The closed-in summit of Peekamoose Mountain; great views were nearby. —Photo by Rob McWilliams

The closed-in summit of Peekamoose Mountain; great views were nearby. —Photo by Rob McWilliams

The Catskills region – a two-hour drive from Fairfield County – contains 450 square miles of mountainous forest. That’s pretty much half the land area of Rhode Island. The mountains include by far our nearest 4,000-footers (Slide Mountain – the Catskills’ highest peak – tops out at 4,190 feet). There are hundreds of miles of hiking trails in the region, including 100 miles of the Fort Lee-to-Albany “Long Path”. Earlier this month, as I sat on a high ledge looking out on unbroken wilderness, I fancied I could happily live in a Catskills cottage and spend the rest of my outdoor life exploring all the folds of the local landscape.

I would certainly have plenty to discover. So far, my infrequent excursions to the Catskills have been mostly limited to Slide Mountain Wilderness, southwest of the hamlet of Phoenicia. It is not a small tract, but even so covers just one sixth of the Catskills’ wild lands. Other areas beckon from the map – Big Indian Wilderness, the Windham-Blackhead Range, and the Delaware Wild Forest, to name only a few. But for half a dozen years now Slide Mountain Wilderness has treated me well, and I chose a new trail within its bounds for my latest trek. I wrote in this column last summer (From a creek to a peak in the Catskills wilderness) about some of the things I liked about Catskills hiking – sun-dappled woods, the scent of pines, big views under a big sky, peace. I wanted more of that, and picked the Peekamoose-Table Trail to get it.

At 10:30 a.m. on an August Sunday, in the steep-sided valley of the Rondout Creek, the chances of peace looked slim. All along CR 42 picnickers were unloading coolers and grills from their trunks. Police traffic drums lined much of the road. The Peekamoose-Table trailhead parking was full – two cars deep! I learned later that the big attraction, apart from the shady creek, was dipping in the “Blue Hole,” a neat idea for after a hike too. I lucked out, grabbing a parking spot when a group of overnight backpackers left. By the time I was ten minutes up the trail, climbing the long spur of Peekamoose Mountain that separates the Bear Hole and Buttermilk Falls brooks, all the shouts, honks, and revving of the road had faded to nothing.

Reconnoiter Rock on the Peekamoose-Table Trail. —Photo by Rob McWilliams.

Reconnoiter Rock on the Peekamoose-Table Trail. —Photo by Rob McWilliams.

It takes the Peekamoose-Table Trail 2.4 miles to climb to the ridge that holds both Peekamoose and Table summits. These miles are the serious slog of the hike, but even so not an unrelenting one. There are flatter stretches, and good places to catch your breath and listen to the wind swelling in the trees. By Reconnoiter Rock – a big, finely balanced boulder – you are almost there. And when, finally, you are there, the ridge rewards you amply. Here is the first open ledge of the day, the first big Catskills view. My compass told me that this view was to the northwest, out over Big Indian Wilderness. I would not have known otherwise. For me, trying to pick out Catskills peaks is like trying to distinguish waves in an ocean, so abundant and uniform are they. (Photos from this hike are on Facebook – “McWilliams Takes A Hike”, Albums, “Peekamoose and Table Mountains”.)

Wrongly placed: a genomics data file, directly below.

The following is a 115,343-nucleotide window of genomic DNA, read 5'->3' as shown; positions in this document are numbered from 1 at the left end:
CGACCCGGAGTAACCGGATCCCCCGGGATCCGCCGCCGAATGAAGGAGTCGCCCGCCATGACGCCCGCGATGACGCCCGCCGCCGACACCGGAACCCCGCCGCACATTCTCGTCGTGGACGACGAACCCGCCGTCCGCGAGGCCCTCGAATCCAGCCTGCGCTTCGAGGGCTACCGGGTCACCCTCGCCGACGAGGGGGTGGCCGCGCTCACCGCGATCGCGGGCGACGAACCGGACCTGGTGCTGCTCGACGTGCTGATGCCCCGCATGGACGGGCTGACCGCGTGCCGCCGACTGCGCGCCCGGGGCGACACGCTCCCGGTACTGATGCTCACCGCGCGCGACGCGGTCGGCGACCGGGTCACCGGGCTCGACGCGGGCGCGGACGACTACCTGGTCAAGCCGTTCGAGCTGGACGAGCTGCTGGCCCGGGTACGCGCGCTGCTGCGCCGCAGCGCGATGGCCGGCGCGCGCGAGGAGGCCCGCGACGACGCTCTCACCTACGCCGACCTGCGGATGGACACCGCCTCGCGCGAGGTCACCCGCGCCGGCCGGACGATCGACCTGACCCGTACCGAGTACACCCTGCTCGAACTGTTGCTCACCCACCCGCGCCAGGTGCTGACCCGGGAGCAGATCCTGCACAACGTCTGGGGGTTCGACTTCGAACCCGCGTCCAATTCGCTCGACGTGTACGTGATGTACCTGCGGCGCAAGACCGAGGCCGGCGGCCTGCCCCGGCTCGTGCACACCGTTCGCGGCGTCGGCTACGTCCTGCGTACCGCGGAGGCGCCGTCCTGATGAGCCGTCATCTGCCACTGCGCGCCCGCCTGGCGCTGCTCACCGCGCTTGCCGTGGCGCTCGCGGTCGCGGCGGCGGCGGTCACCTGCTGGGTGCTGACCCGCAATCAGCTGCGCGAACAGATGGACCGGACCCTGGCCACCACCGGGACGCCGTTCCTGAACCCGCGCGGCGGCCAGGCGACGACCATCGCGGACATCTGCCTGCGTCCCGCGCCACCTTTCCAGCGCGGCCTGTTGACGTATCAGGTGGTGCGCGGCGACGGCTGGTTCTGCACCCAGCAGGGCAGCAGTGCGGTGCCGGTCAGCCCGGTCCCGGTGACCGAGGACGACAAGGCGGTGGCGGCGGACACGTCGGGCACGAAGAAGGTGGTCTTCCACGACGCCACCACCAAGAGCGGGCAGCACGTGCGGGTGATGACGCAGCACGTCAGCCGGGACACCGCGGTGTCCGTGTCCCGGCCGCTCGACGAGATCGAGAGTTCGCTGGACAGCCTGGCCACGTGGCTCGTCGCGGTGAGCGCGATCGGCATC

The trail winds next through birch, spruce, and fir, following the ridge. There are flat stretches, and only a few steep climbs. Peekamoose Mountain comes first, then Table. The summits themselves – divided by a saddle – are undramatic. Peekamoose (the lower at 3,843 feet) is marked by a car-sized boulder hemmed in by trees. I did not stop. The peak of Table, 0.8 miles farther on and all of four feet taller, is lost amid the mountain’s flatness. Just where it seemed that I would go off the far edge of the plateau (and so too far for this outing), a side trail ran down to a break in the trees, and another vista of unending rolling forest and cloud-crowded sky. Even though I had seen many other hikers today, I had this ledge all to myself, first for lunch, then to stretch out on sun-warmed rock to watch the clouds dance, listen to the wee birds gossip in the firs, and daydream of a Catskills cottage.    

The chatter of approaching hikers woke me from my dreams. But my energy was restored, and the hike back to Peekamoose Mountain was accomplished easily. This time, on its summit, I followed a side trail to an east-facing view that, for once, contained discernible features; over there was Ashokan Reservoir and, far in the northeast, that hazy line of more angular peaks was surely Hunter Mountain and Indian Head Wilderness. I was connected to it by 35 miles of the “Long Path”. Yep, plenty of the Catskills still to explore.       

Rob McWilliams is a local resident. Taking a Hike appears monthly. Contact Rob at “McWilliams Takes a Hike”, blog and Facebook. He’d love to hear from you.

  

If you go …

PARKING

Peekamoose-Table trailhead, Ulster County Rte 42, 10 mi west of West Shokan NY (arrive early on the weekend).

DISTANCE

9 miles, total.

DURATION

5-6 hours with ample rest time.

MAP AND ROUTE

AMC Catskill Mountains Trail Map. Peekamoose-Table trail to Table Mountain and back.

WHAT TO TAKE

In summer conditions: sturdy footwear, plenty of water, snacks and lunch, bug spray.